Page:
Appellants argue that the lease at issue was made part and parcel of the real estate contract, and as such, any failure to perform would have been for breach of contract, not statutory fraud or negligent misrepresentation. We find McPherson inapplicable and distinguishable because unlike the present case, McPherson was a breach of contract case in which the plaintiff asserted that the defendant breached its contractual promise to convey mineral rights at closing. Id. at *2, 7. Unlike McPherson, Appellees' complaint is not that Appellants breached the contract by failing to convey the lease, but rather that Appellees were induced into entering the contract by the false representations of existing facts made by Appellants regarding the lease, and as a result, suffered injury. Issue Three is overruled.
SUFFICIENCY OF THE EVIDENCE
In Issues Four through Eight, Appellants challenge the legal and factual sufficiency of the evidence supporting various jury findings. When reviewing the legal sufficiency of the evidence, we review the evidence in the light most favorable to the challenged findings and indulge every reasonable inference that would support it. City of Keller v. Wilson, 168 S.W.3d 802, 823 (Tex.2005). We credit favorable evidence if reasonable jurors could, and disregard contrary evidence unless reasonable jurors could not. Id. at 827. The evidence is legally sufficient if it would enable reasonable and fair-minded people to reach the verdict at issue. Id. The jury is the sole judge of the witnesses' credibility and the weight to be given to their testimony. Id. at 819. On appeal, we assume the jury resolved all conflicts in the evidence and all conflicting inferences reasonably drawn from the evidence in accordance with the verdict. Id. at 821.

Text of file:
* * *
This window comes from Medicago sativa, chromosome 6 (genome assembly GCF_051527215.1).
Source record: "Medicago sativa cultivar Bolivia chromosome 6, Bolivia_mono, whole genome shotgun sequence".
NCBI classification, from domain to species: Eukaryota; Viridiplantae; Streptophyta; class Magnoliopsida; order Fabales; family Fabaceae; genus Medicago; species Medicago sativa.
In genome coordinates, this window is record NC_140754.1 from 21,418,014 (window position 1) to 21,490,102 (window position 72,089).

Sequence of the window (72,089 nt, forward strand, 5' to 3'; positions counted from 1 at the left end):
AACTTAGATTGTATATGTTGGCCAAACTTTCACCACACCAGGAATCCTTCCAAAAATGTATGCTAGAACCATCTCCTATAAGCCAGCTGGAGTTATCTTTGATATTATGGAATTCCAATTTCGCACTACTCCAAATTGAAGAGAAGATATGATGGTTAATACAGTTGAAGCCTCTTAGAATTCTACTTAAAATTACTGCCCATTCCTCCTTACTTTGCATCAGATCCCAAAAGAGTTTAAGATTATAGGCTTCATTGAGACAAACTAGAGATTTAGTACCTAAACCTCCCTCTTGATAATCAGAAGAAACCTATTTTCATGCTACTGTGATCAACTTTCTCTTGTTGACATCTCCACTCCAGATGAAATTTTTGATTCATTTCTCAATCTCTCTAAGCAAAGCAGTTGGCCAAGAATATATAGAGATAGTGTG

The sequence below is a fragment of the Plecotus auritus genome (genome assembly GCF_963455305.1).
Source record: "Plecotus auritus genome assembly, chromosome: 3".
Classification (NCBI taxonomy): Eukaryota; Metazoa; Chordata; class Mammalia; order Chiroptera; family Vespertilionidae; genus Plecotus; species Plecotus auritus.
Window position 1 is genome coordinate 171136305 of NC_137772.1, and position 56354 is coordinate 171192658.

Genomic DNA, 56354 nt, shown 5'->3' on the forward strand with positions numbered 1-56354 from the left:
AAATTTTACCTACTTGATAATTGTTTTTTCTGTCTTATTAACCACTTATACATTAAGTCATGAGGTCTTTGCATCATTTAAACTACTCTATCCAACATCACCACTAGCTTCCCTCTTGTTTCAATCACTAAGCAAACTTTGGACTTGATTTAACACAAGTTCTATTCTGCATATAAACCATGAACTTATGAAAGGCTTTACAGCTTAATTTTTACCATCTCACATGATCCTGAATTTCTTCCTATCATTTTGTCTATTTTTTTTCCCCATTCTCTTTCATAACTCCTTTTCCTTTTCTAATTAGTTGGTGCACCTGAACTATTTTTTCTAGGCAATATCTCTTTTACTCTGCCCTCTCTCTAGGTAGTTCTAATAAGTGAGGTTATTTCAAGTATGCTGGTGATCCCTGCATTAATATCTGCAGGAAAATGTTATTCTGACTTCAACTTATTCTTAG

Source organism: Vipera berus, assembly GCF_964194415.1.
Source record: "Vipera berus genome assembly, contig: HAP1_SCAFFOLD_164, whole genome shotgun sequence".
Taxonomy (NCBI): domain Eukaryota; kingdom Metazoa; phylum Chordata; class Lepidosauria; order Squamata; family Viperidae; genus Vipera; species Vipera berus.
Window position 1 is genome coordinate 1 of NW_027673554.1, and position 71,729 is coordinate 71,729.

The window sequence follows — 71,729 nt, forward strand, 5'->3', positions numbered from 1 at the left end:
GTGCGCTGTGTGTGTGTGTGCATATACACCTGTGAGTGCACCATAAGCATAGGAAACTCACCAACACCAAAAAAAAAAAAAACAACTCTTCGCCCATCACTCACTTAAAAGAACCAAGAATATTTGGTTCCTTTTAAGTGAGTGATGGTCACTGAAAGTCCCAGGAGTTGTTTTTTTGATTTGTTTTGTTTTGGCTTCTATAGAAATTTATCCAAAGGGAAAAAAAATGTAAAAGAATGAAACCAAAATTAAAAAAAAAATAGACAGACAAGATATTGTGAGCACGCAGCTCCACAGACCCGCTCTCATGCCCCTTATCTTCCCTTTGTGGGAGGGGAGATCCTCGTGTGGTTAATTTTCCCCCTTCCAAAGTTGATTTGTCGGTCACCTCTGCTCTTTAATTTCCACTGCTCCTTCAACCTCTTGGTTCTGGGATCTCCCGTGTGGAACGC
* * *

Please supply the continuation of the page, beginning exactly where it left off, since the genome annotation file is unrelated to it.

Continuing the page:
In reviewing a factual sufficiency of the evidence challenge, we consider the entire record, considering both the evidence in favor of, and contrary to, the challenged finding. Cain v. Bain, 709 S.W.2d 175, 176 (Tex.1986). After considering and weighing all the evidence, we set aside the fact finding only if it is so contrary to the overwhelming weight of the evidence as to be clearly wrong and unjust. Pool v. Ford Motor Co., 715 S.W.2d 629, 635 (Tex.1986). We do not substitute our own judgment for that of the trier of fact, even if we would reach a different answer on the evidence. Maritime Overseas Corp. v. Ellis, 971 S.W.2d 402, 407 (Tex.1998).
STATUTORY FRAUD CLAIM
In Issue Four, Appellants assert that there is legally and factually insufficient evidence of an actionable misrepresentation to support the claim of statutory fraud. To succeed on a Section 27 .01 fraud claim a plaintiff must show that: (1) a representation of a material fact was made; (2) the representation was false; (3) the representation was made to induce a party to enter a contract; (4) the party relied upon that representation when making the contract; and (5) the false representation caused an injury. Larsen v. Carlene Langford & Assocs., Inc., 41 S.W.3d 245, 249 (Tex.App.-Waco 2001, pet. denied). If a plaintiff successfully proves these elements, actual and exemplary damages can be recovered from the defendant. Hawkins v. Walker, 233 S.W.3d 380, 391 (Tex. App .-Fort Worth 2007, no pet.).